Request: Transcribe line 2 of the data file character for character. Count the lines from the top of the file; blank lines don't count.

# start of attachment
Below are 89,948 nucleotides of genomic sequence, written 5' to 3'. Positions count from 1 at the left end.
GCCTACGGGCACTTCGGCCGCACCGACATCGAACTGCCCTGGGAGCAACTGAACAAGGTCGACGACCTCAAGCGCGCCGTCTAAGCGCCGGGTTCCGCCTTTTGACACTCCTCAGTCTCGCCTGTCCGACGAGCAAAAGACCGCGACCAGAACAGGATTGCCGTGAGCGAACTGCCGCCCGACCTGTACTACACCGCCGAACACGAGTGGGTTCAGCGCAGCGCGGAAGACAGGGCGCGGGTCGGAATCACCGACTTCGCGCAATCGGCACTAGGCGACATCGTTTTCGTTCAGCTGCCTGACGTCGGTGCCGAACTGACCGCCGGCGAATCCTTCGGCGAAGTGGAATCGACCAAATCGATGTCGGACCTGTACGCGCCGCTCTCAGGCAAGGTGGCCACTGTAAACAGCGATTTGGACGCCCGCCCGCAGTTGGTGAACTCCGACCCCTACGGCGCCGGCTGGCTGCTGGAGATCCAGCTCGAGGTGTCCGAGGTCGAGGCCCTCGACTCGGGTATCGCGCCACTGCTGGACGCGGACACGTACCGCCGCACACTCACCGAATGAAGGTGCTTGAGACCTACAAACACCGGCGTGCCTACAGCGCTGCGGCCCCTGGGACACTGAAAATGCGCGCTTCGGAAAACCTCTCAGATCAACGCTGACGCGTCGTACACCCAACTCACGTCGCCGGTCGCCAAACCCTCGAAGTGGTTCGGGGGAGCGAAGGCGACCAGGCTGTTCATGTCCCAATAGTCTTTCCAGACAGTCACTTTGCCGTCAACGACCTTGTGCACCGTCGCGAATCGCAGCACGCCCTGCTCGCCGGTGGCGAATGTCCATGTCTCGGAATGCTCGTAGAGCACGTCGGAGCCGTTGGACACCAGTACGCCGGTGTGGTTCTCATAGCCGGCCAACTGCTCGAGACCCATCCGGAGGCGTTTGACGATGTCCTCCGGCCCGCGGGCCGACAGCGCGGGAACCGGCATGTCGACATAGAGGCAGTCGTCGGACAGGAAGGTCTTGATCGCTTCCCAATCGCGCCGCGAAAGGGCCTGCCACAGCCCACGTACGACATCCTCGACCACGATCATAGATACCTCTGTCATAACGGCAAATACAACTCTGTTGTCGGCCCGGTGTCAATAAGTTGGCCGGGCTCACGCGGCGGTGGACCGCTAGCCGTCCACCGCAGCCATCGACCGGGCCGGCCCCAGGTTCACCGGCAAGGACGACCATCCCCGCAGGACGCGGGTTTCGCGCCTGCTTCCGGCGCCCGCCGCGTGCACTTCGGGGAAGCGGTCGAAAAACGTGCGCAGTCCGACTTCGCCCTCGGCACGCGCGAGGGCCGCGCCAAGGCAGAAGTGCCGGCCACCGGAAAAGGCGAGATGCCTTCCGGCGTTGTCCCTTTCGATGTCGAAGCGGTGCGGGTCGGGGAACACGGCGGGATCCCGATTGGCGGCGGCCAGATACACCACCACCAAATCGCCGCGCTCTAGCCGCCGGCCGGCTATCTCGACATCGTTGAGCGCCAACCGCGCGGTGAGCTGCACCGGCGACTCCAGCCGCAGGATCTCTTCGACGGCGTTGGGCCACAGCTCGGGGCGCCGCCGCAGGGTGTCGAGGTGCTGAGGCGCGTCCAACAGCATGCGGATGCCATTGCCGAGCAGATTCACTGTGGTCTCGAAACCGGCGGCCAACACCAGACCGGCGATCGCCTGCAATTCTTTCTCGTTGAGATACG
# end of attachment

GCCTACGGGCACTTCGGCCGCACCGACATCGAACTGCCCTGGGAGCAACTGAACAAGGTCGACGACCTCAAGCGCGCCGTCTAAGCGCCGGGTTCCGCCTTTTGACACTCCTCAGTCTCGCCTGTCCGACGAGCAAAAGACCGCGACCAGAACAGGATTGCCGTGAGCGAACTGCCGCCCGACCTGTACTACACCGCCGAACACGAGTGGGTTCAGCGCAGCGCGGAAGACAGGGCGCGGGTCGGAATCACCGACTTCGCGCAATCGGCACTAGGCGACATCGTTTTCGTTCAGCTGCCTGACGTCGGTGCCGAACTGACCGCCGGCGAATCCTTCGGCGAAGTGGAATCGACCAAATCGATGTCGGACCTGTACGCGCCGCTCTCAGGCAAGGTGGCCACTGTAAACAGCGATTTGGACGCCCGCCCGCAGTTGGTGAACTCCGACCCCTACGGCGCCGGCTGGCTGCTGGAGATCCAGCTCGAGGTGTCCGAGGTCGAGGCCCTCGACTCGGGTATCGCGCCACTGCTGGACGCGGACACGTACCGCCGCACACTCACCGAATGAAGGTGCTTGAGACCTACAAACACCGGCGTGCCTACAGCGCTGCGGCCCCTGGGACACTGAAAATGCGCGCTTCGGAAAACCTCTCAGATCAACGCTGACGCGTCGTACACCCAACTCACGTCGCCGGTCGCCAAACCCTCGAAGTGGTTCGGGGGAGCGAAGGCGACCAGGCTGTTCATGTCCCAATAGTCTTTCCAGACAGTCACTTTGCCGTCAACGACCTTGTGCACCGTCGCGAATCGCAGCACGCCCTGCTCGCCGGTGGCGAATGTCCATGTCTCGGAATGCTCGTAGAGCACGTCGGAGCCGTTGGACACCAGTACGCCGGTGTGGTTCTCATAGCCGGCCAACTGCTCGAGACCCATCCGGAGGCGTTTGACGATGTCCTCCGGCCCGCGGGCCGACAGCGCGGGAACCGGCATGTCGACATAGAGGCAGTCGTCGGACAGGAAGGTCTTGATCGCTTCCCAATCGCGCCGCGAAAGGGCCTGCCACAGCCCACGTACGACATCCTCGACCACGATCATAGATACCTCTGTCATAACGGCAAATACAACTCTGTTGTCGGCCCGGTGTCAATAAGTTGGCCGGGCTCACGCGGCGGTGGACCGCTAGCCGTCCACCGCAGCCATCGACCGGGCCGGCCCCAGGTTCACCGGCAAGGACGACCATCCCCGCAGGACGCGGGTTTCGCGCCTGCTTCCGGCGCCCGCCGCGTGCACTTCGGGGAAGCGGTCGAAAAACGTGCGCAGTCCGACTTCGCCCTCGGCACGCGCGAGGGCCGCGCCAAGGCAGAAGTGCCGGCCACCGGAAAAGGCGAGATGCCTTCCGGCGTTGTCCCTTTCGATGTCGAAGCGGTGCGGGTCGGGGAACACGGCGGGATCCCGATTGGCGGCGGCCAGATACACCACCACCAAATCGCCGCGCTCTAGCCGCCGGCCGGCTATCTCGACATCGTTGAGCGCCAACCGCGCGGTGAGCTGCACCGGCGACTCCAGCCGCAGGATCTCTTCGACGGCGTTGGGCCACAGCTCGGGGCGCCGCCGCAGGGTGTCGAGGTGCTGAGGCGCGTCCAACAGCATGCGGATGCCATTGCCGAGCAGATTCACTGTGGTCTCGAAACCGGCGGCCAACACCAGACCGGCGATCGCCTGCAATTCTTTCTCGTTGAGATACG